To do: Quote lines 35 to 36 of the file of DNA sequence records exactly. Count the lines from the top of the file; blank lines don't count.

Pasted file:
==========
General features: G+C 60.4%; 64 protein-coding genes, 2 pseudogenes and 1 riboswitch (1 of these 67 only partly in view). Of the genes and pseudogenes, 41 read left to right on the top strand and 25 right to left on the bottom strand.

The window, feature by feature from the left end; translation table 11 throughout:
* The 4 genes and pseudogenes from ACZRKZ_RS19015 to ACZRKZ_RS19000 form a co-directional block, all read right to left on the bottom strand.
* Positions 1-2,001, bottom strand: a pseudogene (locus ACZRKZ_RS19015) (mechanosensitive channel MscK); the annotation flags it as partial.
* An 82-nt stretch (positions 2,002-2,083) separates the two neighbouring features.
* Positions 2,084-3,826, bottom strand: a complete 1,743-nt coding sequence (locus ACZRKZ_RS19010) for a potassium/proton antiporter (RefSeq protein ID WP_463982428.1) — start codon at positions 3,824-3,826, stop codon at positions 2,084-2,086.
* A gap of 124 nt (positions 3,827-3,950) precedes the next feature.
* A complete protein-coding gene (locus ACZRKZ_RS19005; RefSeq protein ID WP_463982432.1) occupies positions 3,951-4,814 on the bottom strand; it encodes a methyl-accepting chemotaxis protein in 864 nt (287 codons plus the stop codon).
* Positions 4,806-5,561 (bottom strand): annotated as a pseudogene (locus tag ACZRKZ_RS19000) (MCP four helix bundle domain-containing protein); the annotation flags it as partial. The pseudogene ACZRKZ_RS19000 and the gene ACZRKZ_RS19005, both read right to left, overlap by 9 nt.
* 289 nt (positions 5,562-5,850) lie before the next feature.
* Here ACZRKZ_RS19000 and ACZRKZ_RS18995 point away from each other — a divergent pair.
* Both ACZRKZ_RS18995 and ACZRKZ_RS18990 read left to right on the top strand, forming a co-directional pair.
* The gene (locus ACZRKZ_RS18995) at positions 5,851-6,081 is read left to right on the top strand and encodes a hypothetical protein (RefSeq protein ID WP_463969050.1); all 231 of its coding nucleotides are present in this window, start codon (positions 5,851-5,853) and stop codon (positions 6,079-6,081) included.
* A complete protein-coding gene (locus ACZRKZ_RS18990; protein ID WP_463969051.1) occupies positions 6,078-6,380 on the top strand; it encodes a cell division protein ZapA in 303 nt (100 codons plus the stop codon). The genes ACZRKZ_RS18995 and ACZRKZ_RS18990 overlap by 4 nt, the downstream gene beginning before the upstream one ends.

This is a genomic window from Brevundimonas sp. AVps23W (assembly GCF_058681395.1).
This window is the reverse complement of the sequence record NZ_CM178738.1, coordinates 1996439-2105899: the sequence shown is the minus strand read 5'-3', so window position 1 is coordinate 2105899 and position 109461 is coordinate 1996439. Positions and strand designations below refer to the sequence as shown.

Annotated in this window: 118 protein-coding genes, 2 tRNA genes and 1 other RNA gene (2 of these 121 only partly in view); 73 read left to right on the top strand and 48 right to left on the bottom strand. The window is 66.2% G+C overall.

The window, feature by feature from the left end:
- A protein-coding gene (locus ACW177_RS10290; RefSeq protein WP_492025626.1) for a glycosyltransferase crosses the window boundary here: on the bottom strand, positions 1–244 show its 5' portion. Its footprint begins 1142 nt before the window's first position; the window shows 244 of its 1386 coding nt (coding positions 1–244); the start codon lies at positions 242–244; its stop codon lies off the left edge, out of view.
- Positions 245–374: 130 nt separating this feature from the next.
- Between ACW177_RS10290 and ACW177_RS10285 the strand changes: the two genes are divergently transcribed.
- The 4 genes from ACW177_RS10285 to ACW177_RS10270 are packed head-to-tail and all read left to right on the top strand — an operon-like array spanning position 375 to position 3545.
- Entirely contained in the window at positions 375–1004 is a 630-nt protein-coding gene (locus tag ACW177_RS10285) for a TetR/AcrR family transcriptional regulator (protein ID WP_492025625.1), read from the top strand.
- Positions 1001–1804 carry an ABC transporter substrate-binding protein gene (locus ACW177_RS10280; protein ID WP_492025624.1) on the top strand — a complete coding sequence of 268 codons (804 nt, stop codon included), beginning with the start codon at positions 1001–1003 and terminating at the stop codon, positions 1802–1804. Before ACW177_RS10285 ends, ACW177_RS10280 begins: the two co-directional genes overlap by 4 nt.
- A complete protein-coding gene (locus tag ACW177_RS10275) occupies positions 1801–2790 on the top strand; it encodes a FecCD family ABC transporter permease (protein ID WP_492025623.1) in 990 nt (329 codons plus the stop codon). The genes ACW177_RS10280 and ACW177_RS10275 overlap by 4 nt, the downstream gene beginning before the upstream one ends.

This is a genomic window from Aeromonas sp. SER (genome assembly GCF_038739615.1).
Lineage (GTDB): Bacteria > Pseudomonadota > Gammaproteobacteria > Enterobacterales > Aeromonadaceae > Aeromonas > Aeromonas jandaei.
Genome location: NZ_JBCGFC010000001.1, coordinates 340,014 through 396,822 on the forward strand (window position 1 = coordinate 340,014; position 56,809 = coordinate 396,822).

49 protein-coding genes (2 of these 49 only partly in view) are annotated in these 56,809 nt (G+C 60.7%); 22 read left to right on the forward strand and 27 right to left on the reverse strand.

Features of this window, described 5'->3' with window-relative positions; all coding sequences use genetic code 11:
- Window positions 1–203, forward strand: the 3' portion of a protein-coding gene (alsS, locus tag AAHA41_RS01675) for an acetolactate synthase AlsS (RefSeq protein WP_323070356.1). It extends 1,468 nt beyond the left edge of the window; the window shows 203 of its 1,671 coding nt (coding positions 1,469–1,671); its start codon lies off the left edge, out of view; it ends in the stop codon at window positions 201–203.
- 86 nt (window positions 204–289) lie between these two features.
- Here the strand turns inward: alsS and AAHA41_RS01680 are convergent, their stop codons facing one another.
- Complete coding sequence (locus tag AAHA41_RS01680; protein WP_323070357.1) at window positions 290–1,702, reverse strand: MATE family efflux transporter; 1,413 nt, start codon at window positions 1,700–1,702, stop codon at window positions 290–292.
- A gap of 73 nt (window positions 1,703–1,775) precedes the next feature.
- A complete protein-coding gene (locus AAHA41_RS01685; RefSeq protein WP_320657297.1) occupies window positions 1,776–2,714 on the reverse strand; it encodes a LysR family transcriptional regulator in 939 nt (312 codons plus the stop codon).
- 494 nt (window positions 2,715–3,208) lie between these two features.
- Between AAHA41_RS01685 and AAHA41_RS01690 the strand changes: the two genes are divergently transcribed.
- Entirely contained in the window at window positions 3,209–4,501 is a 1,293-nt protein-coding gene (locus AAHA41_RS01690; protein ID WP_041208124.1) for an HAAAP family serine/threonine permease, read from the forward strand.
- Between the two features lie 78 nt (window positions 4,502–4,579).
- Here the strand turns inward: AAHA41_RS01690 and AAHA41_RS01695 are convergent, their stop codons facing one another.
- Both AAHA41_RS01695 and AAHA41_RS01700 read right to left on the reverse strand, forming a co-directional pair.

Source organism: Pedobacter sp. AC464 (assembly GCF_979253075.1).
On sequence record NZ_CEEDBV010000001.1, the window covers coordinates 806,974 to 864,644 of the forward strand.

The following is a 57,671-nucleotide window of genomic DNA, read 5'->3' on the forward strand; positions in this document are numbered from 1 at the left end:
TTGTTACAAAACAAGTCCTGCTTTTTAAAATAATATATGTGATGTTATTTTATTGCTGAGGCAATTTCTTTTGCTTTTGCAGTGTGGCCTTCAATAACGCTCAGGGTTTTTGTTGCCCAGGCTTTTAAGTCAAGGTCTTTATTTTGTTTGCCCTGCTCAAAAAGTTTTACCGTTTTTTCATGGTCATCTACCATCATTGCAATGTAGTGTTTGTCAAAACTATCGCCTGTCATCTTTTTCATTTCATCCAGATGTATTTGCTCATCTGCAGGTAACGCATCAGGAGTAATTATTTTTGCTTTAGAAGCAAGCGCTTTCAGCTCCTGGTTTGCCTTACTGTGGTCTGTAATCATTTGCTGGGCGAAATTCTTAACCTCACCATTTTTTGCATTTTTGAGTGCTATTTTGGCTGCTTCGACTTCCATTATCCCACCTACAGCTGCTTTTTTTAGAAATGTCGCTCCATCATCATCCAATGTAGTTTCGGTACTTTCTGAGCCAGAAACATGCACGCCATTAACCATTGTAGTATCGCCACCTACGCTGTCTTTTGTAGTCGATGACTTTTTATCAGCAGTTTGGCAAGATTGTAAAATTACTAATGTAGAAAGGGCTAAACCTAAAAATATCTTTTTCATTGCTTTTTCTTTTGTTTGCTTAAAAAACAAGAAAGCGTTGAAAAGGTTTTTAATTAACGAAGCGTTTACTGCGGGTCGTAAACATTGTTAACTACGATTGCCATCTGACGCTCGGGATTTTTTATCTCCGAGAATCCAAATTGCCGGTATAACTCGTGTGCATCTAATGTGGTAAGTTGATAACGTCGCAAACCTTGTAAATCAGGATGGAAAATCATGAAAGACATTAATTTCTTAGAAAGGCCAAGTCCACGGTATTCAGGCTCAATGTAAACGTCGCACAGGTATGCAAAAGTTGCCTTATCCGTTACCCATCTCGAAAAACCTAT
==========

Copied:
- A gap of 73 nt (window positions 1,703–1,775) precedes the next feature.
- A complete protein-coding gene (locus AAHA41_RS01685; RefSeq protein WP_320657297.1) occupies window positions 1,776–2,714 on the reverse strand; it encodes a LysR family transcriptional regulator in 939 nt (312 codons plus the stop codon).